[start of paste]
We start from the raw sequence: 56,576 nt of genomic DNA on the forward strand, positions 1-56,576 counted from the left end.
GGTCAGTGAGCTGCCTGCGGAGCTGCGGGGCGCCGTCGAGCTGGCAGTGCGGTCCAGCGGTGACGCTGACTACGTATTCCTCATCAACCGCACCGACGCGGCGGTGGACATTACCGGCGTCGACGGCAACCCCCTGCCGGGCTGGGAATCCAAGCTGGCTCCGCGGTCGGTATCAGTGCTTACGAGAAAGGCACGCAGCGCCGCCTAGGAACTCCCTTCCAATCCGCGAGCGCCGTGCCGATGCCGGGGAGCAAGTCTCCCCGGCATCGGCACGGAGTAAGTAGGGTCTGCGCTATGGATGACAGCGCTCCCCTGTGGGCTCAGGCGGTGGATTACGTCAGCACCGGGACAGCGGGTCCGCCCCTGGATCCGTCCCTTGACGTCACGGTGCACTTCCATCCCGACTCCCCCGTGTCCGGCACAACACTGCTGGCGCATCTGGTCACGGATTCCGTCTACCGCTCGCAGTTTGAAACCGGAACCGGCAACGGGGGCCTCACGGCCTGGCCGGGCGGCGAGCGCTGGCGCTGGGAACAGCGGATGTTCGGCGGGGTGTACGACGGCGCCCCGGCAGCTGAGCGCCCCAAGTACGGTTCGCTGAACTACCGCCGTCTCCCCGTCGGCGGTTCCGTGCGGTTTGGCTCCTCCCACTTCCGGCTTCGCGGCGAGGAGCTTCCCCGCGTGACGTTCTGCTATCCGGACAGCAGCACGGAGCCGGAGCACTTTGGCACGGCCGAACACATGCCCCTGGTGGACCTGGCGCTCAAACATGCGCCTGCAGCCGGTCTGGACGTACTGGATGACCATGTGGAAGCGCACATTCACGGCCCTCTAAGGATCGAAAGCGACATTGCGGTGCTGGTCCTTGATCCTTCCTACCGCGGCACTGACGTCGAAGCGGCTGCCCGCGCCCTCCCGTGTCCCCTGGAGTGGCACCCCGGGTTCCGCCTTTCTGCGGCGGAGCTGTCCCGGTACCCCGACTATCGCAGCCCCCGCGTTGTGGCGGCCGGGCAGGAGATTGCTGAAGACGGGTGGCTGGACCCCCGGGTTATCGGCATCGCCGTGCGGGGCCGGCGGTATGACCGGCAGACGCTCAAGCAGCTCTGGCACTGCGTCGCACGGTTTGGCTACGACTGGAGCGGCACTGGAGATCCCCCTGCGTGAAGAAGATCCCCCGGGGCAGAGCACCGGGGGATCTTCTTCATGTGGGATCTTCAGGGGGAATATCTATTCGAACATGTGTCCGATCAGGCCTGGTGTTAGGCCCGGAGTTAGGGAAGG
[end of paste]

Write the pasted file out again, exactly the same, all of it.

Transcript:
We start from the raw sequence: 56,576 nt of genomic DNA on the forward strand, positions 1-56,576 counted from the left end.
GGTCAGTGAGCTGCCTGCGGAGCTGCGGGGCGCCGTCGAGCTGGCAGTGCGGTCCAGCGGTGACGCTGACTACGTATTCCTCATCAACCGCACCGACGCGGCGGTGGACATTACCGGCGTCGACGGCAACCCCCTGCCGGGCTGGGAATCCAAGCTGGCTCCGCGGTCGGTATCAGTGCTTACGAGAAAGGCACGCAGCGCCGCCTAGGAACTCCCTTCCAATCCGCGAGCGCCGTGCCGATGCCGGGGAGCAAGTCTCCCCGGCATCGGCACGGAGTAAGTAGGGTCTGCGCTATGGATGACAGCGCTCCCCTGTGGGCTCAGGCGGTGGATTACGTCAGCACCGGGACAGCGGGTCCGCCCCTGGATCCGTCCCTTGACGTCACGGTGCACTTCCATCCCGACTCCCCCGTGTCCGGCACAACACTGCTGGCGCATCTGGTCACGGATTCCGTCTACCGCTCGCAGTTTGAAACCGGAACCGGCAACGGGGGCCTCACGGCCTGGCCGGGCGGCGAGCGCTGGCGCTGGGAACAGCGGATGTTCGGCGGGGTGTACGACGGCGCCCCGGCAGCTGAGCGCCCCAAGTACGGTTCGCTGAACTACCGCCGTCTCCCCGTCGGCGGTTCCGTGCGGTTTGGCTCCTCCCACTTCCGGCTTCGCGGCGAGGAGCTTCCCCGCGTGACGTTCTGCTATCCGGACAGCAGCACGGAGCCGGAGCACTTTGGCACGGCCGAACACATGCCCCTGGTGGACCTGGCGCTCAAACATGCGCCTGCAGCCGGTCTGGACGTACTGGATGACCATGTGGAAGCGCACATTCACGGCCCTCTAAGGATCGAAAGCGACATTGCGGTGCTGGTCCTTGATCCTTCCTACCGCGGCACTGACGTCGAAGCGGCTGCCCGCGCCCTCCCGTGTCCCCTGGAGTGGCACCCCGGGTTCCGCCTTTCTGCGGCGGAGCTGTCCCGGTACCCCGACTATCGCAGCCCCCGCGTTGTGGCGGCCGGGCAGGAGATTGCTGAAGACGGGTGGCTGGACCCCCGGGTTATCGGCATCGCCGTGCGGGGCCGGCGGTATGACCGGCAGACGCTCAAGCAGCTCTGGCACTGCGTCGCACGGTTTGGCTACGACTGGAGCGGCACTGGAGATCCCCCTGCGTGAAGAAGATCCCCCGGGGCAGAGCACCGGGGGATCTTCTTCATGTGGGATCTTCAGGGGGAATATCTATTCGAACATGTGTCCGATCAGGCCTGGTGTTAGGCCCGGAGTTAGGGAAGG